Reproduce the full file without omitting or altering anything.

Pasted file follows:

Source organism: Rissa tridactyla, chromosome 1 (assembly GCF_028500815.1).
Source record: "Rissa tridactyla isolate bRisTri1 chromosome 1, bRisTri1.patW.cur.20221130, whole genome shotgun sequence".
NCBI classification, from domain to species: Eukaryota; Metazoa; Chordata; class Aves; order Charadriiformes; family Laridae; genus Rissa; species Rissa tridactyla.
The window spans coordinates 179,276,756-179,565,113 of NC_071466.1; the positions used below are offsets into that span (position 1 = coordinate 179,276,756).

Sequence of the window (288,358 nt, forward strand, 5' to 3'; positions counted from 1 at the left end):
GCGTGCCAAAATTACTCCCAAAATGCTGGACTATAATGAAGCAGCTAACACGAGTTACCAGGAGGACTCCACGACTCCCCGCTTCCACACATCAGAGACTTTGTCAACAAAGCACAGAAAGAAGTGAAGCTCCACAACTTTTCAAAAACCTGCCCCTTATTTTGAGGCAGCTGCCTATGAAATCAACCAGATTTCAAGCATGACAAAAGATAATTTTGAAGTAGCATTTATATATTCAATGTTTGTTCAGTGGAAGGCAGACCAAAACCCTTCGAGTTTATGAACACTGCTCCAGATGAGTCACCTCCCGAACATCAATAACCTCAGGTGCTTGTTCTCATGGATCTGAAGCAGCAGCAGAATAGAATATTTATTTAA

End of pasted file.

Source organism: Rissa tridactyla, chromosome 1 (assembly GCF_028500815.1).
Source record: "Rissa tridactyla isolate bRisTri1 chromosome 1, bRisTri1.patW.cur.20221130, whole genome shotgun sequence".
NCBI classification, from domain to species: Eukaryota; Metazoa; Chordata; class Aves; order Charadriiformes; family Laridae; genus Rissa; species Rissa tridactyla.
The window spans coordinates 179,276,756-179,565,113 of NC_071466.1; the positions used below are offsets into that span (position 1 = coordinate 179,276,756).

Sequence of the window (288,358 nt, forward strand, 5' to 3'; positions counted from 1 at the left end):
GCGTGCCAAAATTACTCCCAAAATGCTGGACTATAATGAAGCAGCTAACACGAGTTACCAGGAGGACTCCACGACTCCCCGCTTCCACACATCAGAGACTTTGTCAACAAAGCACAGAAAGAAGTGAAGCTCCACAACTTTTCAAAAACCTGCCCCTTATTTTGAGGCAGCTGCCTATGAAATCAACCAGATTTCAAGCATGACAAAAGATAATTTTGAAGTAGCATTTATATATTCAATGTTTGTTCAGTGGAAGGCAGACCAAAACCCTTCGAGTTTATGAACACTGCTCCAGATGAGTCACCTCCCGAACATCAATAACCTCAGGTGCTTGTTCTCATGGATCTGAAGCAGCAGCAGAATAGAATATTTATTTAA